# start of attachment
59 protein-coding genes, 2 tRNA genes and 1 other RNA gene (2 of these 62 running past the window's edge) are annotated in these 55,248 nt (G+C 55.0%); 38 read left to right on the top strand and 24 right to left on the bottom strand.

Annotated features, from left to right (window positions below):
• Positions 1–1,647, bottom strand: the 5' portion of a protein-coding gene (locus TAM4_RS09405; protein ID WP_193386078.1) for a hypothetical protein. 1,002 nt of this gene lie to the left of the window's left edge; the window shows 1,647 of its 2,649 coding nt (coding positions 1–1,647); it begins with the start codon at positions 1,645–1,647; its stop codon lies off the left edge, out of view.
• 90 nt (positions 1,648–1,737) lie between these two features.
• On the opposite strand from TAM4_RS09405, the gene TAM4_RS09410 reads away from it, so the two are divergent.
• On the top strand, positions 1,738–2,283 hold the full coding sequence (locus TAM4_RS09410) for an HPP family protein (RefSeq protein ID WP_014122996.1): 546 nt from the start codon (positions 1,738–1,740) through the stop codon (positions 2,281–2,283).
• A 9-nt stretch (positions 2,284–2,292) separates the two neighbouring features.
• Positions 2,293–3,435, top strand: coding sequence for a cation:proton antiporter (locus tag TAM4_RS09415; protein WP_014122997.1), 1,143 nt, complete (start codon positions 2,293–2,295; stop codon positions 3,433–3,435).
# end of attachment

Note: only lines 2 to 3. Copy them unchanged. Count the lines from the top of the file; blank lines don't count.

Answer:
Annotated features, from left to right (window positions below):
• Positions 1–1,647, bottom strand: the 5' portion of a protein-coding gene (locus TAM4_RS09405; protein ID WP_193386078.1) for a hypothetical protein. 1,002 nt of this gene lie to the left of the window's left edge; the window shows 1,647 of its 2,649 coding nt (coding positions 1–1,647); it begins with the start codon at positions 1,645–1,647; its stop codon lies off the left edge, out of view.